- Imago: Season 1, Episode 4 “Bounty”, Act 3
- Imago – S01E01 “Pilot Part 1” – Act I
- Imago – S01E01 “Pilot Part 1” – Act II
- Imago – S01E01 “Pilot Part 1” – Act III
- Imago – S01E02 “Pilot Part 2” – Act I
- Imago – S01E02 “Pilot Part 2” – Act II
- Imago – S01E02 “Pilot Part 2” – Act III
- Imago – S01E03 “Pilot Part 3” – Act I
- Imago – S01E03 “Pilot Part 3” – Act II
- Imago – S01E03 “Pilot Part 3” – Act III
- Imago – Season 1, Episode 4 “Bounty”, Act 1
- Imago – Season 1, Episode 4 “Bounty”, Act 2
“Inertial direction matched!” PHOEBE’s voice was full of excitement and pride as the Supreme Eye‘s docking sequence played out. “Mooring pylons one-eight-zero through two-two-zero extended and locked to host docking arm. Extending umbilicus zero-five! Zero-five umbilicus… locked and pressurizing!
“Unaffiliated command cruise Supreme Eye, successfully docked at Linka Station! Total travel time from Hotor slingshot maneuver: seven standard days, eighteen hours! Remaining xenon reserves: point-zero-zero-nine percent of maximum fuel payload!”
Gable squeezed his eyes closed for a moment. While the AI’s enthusiasm (and programmed capacity for enthusiasm) concerned him, he had to admit, PHOEBE was a damn good navigator. In spite of himself, he praised it. “Well done, PHOEBE. Couple us to the station’s power conduits and get life support back on for the critical halls and rooms; I’ll use the longhaul suit’s emergency tanks to make for the umbilicus.”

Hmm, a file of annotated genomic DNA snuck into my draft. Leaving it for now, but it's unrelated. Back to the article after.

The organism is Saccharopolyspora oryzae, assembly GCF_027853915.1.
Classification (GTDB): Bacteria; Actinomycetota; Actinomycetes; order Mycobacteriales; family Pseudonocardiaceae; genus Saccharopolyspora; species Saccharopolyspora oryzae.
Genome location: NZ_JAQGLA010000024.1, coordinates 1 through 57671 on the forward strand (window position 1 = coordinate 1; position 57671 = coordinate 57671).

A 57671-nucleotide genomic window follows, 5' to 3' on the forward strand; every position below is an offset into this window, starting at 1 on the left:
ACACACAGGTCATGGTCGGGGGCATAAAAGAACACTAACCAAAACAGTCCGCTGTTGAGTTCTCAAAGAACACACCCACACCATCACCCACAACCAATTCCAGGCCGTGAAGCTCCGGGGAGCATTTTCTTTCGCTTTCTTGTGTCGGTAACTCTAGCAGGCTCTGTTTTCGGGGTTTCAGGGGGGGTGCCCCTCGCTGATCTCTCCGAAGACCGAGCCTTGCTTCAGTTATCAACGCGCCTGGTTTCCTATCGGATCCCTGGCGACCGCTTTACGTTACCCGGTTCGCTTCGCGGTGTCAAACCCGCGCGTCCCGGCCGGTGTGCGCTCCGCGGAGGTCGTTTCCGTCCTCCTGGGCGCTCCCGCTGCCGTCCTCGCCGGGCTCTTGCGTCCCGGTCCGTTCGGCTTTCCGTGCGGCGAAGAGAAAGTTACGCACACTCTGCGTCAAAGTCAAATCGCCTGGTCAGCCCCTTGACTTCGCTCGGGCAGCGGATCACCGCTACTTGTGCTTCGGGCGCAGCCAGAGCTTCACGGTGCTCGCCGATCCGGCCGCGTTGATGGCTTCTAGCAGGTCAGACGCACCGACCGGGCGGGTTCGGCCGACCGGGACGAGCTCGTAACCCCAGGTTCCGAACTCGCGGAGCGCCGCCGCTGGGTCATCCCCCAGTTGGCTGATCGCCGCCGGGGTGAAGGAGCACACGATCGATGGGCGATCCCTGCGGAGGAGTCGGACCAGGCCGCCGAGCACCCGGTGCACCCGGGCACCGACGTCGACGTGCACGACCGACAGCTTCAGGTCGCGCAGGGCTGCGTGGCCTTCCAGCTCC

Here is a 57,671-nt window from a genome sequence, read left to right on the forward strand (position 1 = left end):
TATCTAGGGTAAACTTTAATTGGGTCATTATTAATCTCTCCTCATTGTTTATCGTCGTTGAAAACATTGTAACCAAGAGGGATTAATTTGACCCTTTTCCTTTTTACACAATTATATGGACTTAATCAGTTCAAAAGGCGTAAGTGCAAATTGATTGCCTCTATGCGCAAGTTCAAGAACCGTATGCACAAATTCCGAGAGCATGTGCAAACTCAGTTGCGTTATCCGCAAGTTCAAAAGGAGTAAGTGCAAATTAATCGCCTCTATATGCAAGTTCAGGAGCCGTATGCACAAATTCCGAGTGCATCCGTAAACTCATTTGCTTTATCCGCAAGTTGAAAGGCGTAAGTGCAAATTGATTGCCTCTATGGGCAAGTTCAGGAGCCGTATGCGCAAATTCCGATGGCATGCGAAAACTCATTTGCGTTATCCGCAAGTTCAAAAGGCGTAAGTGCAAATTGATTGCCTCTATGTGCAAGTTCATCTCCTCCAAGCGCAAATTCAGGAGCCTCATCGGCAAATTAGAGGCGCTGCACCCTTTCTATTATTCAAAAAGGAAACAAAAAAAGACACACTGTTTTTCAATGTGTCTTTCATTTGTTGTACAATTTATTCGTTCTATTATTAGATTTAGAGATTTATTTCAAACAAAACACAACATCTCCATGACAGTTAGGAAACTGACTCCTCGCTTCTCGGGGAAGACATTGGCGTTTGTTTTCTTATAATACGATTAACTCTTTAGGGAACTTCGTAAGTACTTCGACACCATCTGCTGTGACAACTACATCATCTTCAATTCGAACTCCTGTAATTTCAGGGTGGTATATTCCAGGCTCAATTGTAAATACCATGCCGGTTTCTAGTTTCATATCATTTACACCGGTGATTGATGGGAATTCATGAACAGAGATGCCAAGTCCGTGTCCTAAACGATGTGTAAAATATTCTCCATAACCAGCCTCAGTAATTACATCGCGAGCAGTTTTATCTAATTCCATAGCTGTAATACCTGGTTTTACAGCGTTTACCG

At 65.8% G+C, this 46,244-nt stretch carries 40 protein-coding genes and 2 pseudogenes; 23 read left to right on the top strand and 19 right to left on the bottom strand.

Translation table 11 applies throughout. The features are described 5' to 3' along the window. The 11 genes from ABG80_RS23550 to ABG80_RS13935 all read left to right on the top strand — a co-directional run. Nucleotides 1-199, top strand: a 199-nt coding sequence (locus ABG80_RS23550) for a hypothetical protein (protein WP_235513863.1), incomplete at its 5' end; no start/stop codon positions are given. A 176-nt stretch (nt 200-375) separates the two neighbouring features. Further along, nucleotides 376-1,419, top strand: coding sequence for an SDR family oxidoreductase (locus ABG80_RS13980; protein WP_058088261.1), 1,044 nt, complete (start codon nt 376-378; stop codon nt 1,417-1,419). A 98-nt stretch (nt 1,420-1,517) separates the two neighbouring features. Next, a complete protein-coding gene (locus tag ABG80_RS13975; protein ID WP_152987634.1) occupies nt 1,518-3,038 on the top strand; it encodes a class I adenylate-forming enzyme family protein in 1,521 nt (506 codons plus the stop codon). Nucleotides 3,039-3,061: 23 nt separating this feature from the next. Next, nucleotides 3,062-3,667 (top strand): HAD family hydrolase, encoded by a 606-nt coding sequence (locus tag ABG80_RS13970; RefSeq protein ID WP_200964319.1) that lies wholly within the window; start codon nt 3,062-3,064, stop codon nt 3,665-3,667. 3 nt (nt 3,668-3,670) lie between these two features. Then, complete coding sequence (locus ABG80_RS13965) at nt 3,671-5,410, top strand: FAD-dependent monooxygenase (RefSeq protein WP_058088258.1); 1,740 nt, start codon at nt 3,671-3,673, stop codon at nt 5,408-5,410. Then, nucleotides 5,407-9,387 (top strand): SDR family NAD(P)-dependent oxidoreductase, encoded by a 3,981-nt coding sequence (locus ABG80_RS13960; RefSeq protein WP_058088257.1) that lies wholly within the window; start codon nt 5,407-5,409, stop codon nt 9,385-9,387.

“Yes sir, Commander!” PHOEBE said cheerfully.
Rolling his eyes, he stood and leaned over the seat to speak with Ckliika. The Carrig had the Voidhopper’s console on and was perusing the local data trunk. From what Gable could see, she was looking for facilities that made funeral arrangements.
He waited politely until she acknowledged his presence before speaking. “I’m going station-side to meet with a fiend and see what repairs and refits I can get done t my poor ship. Would you like to come along?”
Ckliika clacked her refusal. “She will go station-side as well, but her affairs are her own.”
“Understood.” said Gable. He retreated back to the rear seat and connected his suit’s emergency tanks before pulling up the cowl and facemask normally stored in the suit’s neck ring and sealing them shut. A nitrogen/oxygen mixture filled the cowl, inflating it and the clear section over his face enough that he could see. The suit was about as protective as his normal clothes, but it was all one needed to navigate powered-down sections of a ship. As for Ckliika, all she needed was a mask that fit over her mandibles and secured with a series of snaps in back.
Thus protected from ship corridors without life support, they two exited the Voidhopper—their home for the past week—and headed for Linka Station.
There were many types of space stations littered across the former Empire and Gable had seen them all. Cramped, hot industrial facilities meant to be run by robots, expansive and majestic self-contained bios, fastidious and utilitarian military installations… just to name a few.
Linka Station was originally a construction platform for starships and a refueling waypoint; a join operation of several Karrsian nations. The needs of visiting ships soon expanded it from construction to repair, to salvage and customization.
As any of those could take days or weeks and not every ship was in livable shape, their crews needed places to sleep. Then places to eat. Then places to get drunk and have fun. None of those things were fully automated of course, so there needed to be housing for workers. And so on and so forth.
In the end, Linka Station had become part space dock, part habitation. Its original core modules had been expanded upon again and again until it was composed of three outer wheels that span the generate enough force to mimic a comfortable level of gravity, all magnetically orbiting a large, open central space dock.